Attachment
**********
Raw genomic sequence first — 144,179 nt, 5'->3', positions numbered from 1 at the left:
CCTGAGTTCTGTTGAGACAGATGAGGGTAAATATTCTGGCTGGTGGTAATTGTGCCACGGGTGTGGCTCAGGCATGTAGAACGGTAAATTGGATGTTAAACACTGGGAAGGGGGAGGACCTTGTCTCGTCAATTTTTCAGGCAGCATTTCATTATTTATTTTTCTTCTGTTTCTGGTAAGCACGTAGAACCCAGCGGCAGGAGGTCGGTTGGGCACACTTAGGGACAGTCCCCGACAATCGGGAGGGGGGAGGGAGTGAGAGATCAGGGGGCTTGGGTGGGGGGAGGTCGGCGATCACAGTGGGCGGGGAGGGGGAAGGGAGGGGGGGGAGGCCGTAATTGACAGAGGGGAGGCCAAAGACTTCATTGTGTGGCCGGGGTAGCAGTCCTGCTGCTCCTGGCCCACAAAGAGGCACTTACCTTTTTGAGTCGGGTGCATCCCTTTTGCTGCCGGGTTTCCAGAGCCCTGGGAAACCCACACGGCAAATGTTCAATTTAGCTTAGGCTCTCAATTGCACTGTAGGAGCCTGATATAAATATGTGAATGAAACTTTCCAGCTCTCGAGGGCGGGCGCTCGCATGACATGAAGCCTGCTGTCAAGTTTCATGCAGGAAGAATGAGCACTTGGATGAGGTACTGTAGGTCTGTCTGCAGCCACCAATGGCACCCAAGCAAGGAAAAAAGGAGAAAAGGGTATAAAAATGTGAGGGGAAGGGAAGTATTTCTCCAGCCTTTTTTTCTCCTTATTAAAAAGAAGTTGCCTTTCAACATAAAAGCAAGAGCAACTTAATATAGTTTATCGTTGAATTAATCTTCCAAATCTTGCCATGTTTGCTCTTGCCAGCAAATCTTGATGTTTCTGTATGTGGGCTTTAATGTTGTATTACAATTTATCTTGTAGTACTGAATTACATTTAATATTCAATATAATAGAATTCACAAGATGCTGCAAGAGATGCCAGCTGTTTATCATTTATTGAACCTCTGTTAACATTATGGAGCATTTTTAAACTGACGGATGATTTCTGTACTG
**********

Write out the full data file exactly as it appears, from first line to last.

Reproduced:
Raw genomic sequence first — 144,179 nt, 5'->3', positions numbered from 1 at the left:
CCTGAGTTCTGTTGAGACAGATGAGGGTAAATATTCTGGCTGGTGGTAATTGTGCCACGGGTGTGGCTCAGGCATGTAGAACGGTAAATTGGATGTTAAACACTGGGAAGGGGGAGGACCTTGTCTCGTCAATTTTTCAGGCAGCATTTCATTATTTATTTTTCTTCTGTTTCTGGTAAGCACGTAGAACCCAGCGGCAGGAGGTCGGTTGGGCACACTTAGGGACAGTCCCCGACAATCGGGAGGGGGGAGGGAGTGAGAGATCAGGGGGCTTGGGTGGGGGGAGGTCGGCGATCACAGTGGGCGGGGAGGGGGAAGGGAGGGGGGGGAGGCCGTAATTGACAGAGGGGAGGCCAAAGACTTCATTGTGTGGCCGGGGTAGCAGTCCTGCTGCTCCTGGCCCACAAAGAGGCACTTACCTTTTTGAGTCGGGTGCATCCCTTTTGCTGCCGGGTTTCCAGAGCCCTGGGAAACCCACACGGCAAATGTTCAATTTAGCTTAGGCTCTCAATTGCACTGTAGGAGCCTGATATAAATATGTGAATGAAACTTTCCAGCTCTCGAGGGCGGGCGCTCGCATGACATGAAGCCTGCTGTCAAGTTTCATGCAGGAAGAATGAGCACTTGGATGAGGTACTGTAGGTCTGTCTGCAGCCACCAATGGCACCCAAGCAAGGAAAAAAGGAGAAAAGGGTATAAAAATGTGAGGGGAAGGGAAGTATTTCTCCAGCCTTTTTTTCTCCTTATTAAAAAGAAGTTGCCTTTCAACATAAAAGCAAGAGCAACTTAATATAGTTTATCGTTGAATTAATCTTCCAAATCTTGCCATGTTTGCTCTTGCCAGCAAATCTTGATGTTTCTGTATGTGGGCTTTAATGTTGTATTACAATTTATCTTGTAGTACTGAATTACATTTAATATTCAATATAATAGAATTCACAAGATGCTGCAAGAGATGCCAGCTGTTTATCATTTATTGAACCTCTGTTAACATTATGGAGCATTTTTAAACTGACGGATGATTTCTGTACTG